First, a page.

With much focus being on Big Data and how it will change our understanding of data sets, to many it begs the question: How does Big Data Change Data Governance and Quality?
If you think about it, it must be. In practice, large data sets are known to be “messy” and most of them are from external sources such as open data and social media, which simply makes it harder to keep practicing traditional forms of data governance.
Maria C. Villar, who’s a managing partner at Business Data Leadership, a business data management firm, recently focused on addressing this issue in her excellent Information Management article.
When concerning Big Data, you have to discard any need you may have of total control and perfection, especially when it comes to quality and governance.
Similarly, Villar warns that you can’t govern every aspect of Big Data. Instead, the idea of Big Data governance is based on collaboration and specifying what matter and what is “good enough”.
“First, it is important to go back to the basic definition of data quality as ‘fit for purpose,’ Villar writes. “In this case, fit for purpose means evaluating how this data will be used in the intended business use cases and just how ‘good’ the data needs to be in order to provide meaningful value to the business goal.”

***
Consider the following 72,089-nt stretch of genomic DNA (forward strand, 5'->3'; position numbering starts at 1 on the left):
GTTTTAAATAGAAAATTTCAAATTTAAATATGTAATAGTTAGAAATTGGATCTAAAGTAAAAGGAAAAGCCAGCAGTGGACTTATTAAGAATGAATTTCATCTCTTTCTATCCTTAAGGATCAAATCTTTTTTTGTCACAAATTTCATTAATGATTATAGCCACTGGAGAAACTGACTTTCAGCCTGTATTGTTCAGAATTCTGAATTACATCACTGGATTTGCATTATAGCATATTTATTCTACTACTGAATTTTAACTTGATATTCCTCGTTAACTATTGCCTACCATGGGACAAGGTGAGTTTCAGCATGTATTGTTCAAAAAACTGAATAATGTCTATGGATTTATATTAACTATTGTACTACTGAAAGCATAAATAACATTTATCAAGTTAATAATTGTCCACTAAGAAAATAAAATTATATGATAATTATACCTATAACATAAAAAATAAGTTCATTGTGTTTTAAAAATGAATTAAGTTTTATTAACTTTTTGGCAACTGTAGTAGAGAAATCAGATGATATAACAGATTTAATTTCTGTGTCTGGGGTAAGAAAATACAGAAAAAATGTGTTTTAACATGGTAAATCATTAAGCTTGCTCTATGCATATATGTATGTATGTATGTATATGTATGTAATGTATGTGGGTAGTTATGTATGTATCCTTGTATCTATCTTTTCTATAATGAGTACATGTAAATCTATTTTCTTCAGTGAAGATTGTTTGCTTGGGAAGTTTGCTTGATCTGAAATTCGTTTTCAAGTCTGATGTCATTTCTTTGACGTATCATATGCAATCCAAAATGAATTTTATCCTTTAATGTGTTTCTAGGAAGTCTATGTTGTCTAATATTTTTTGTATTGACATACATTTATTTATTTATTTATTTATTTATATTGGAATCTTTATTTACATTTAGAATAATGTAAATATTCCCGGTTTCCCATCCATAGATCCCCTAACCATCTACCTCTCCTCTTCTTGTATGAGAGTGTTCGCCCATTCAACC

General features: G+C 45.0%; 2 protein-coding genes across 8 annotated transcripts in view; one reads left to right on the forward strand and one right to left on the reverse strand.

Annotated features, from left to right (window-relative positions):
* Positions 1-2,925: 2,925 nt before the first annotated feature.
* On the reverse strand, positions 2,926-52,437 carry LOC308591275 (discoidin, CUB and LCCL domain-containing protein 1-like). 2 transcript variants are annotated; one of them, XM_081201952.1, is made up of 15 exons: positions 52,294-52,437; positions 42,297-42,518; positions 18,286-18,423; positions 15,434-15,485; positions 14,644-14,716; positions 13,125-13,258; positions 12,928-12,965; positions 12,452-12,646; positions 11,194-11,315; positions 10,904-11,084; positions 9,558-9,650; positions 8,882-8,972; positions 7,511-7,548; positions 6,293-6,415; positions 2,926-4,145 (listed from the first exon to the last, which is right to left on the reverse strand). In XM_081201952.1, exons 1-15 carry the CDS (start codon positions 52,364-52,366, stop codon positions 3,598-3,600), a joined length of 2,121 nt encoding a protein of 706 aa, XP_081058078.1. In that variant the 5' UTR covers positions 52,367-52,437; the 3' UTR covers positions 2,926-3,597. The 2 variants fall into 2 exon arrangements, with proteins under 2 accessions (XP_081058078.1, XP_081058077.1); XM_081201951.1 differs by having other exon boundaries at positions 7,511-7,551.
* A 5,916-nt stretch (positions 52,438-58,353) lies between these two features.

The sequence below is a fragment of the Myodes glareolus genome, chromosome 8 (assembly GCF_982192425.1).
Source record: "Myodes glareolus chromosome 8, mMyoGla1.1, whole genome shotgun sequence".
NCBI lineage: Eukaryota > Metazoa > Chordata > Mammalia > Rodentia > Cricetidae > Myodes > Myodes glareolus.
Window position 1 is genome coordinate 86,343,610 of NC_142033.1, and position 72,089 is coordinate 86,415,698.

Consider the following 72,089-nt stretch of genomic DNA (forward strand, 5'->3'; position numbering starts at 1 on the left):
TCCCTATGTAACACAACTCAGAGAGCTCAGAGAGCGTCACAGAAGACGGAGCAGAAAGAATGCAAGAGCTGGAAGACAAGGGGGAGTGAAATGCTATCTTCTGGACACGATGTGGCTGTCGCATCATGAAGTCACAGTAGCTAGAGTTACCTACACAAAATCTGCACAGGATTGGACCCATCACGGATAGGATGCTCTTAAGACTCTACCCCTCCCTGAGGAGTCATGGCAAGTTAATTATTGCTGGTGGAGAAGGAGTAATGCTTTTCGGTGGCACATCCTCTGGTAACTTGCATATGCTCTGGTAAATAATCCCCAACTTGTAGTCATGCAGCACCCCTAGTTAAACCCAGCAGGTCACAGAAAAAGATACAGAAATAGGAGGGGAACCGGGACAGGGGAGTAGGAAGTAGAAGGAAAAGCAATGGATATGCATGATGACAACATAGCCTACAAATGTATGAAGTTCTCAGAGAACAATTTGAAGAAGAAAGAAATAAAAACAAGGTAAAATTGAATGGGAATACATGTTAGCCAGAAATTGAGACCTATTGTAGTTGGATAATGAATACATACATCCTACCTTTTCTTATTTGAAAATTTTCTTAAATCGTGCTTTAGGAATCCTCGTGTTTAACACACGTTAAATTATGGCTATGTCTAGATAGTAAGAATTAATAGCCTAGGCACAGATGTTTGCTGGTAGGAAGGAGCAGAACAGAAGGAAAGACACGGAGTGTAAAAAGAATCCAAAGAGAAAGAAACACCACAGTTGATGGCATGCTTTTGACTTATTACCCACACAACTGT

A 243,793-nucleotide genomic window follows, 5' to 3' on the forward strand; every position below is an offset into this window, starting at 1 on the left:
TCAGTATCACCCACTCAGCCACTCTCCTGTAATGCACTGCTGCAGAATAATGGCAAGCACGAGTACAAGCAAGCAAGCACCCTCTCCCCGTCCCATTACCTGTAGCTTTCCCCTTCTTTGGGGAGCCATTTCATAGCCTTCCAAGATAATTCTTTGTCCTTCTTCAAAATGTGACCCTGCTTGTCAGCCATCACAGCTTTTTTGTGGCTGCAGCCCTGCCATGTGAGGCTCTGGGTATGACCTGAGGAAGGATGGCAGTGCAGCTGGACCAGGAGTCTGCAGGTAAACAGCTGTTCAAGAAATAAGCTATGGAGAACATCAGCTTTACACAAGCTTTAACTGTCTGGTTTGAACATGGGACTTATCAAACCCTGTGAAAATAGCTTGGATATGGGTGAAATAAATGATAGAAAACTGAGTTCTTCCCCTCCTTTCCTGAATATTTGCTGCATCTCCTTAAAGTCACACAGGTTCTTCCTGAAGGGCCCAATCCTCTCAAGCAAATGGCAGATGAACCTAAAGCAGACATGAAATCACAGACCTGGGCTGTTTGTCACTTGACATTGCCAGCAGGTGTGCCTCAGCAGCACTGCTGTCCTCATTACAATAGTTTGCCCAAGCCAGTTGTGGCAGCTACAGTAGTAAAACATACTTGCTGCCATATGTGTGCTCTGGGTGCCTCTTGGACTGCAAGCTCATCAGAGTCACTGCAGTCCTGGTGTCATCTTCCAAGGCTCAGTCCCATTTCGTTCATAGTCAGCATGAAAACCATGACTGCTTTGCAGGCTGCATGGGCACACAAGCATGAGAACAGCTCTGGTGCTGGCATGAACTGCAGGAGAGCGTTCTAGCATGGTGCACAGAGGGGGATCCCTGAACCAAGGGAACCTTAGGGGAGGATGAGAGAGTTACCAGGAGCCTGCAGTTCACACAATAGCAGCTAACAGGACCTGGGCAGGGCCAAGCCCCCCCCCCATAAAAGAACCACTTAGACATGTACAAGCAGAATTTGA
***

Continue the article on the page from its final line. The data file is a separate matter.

Villar states, that Data governance should be a process based on collaboration that identifies, “the most critical, strategic, shared big data sources and specific data fields that are the most important to govern”.
To be brief, Big Data will actually force a conversation between data governance and quality. However, the tone of the conversation will be more towards the risk factor involved and what’s considered practical.
Villar suggested that there are a few areas that need a new game plan, these include:
Sure consultants and analysts always tell people that it’s never early to start a conversation about data quality and governance. Since people are people it’s actually a very common mistake that we simply ignore the conversation and move on without focusing on data governance at the start of the program.
According to Capgemini’s Scott Schlesinger, who specializes in Business Information Management, it will be much better to think that data governance will just agree with the processes and standards you will use for using, storing, identifying and collecting data and if you really think about it that’s exactly what you’ll be doing anyways.
However, beware of governance laggards that focus on conversations about governance becoming more crucial, especially when your data governance is weak or nonexistent.
“Your data governance may not be that strong to start with. Big Data will make it worse,” Schlesinger warns.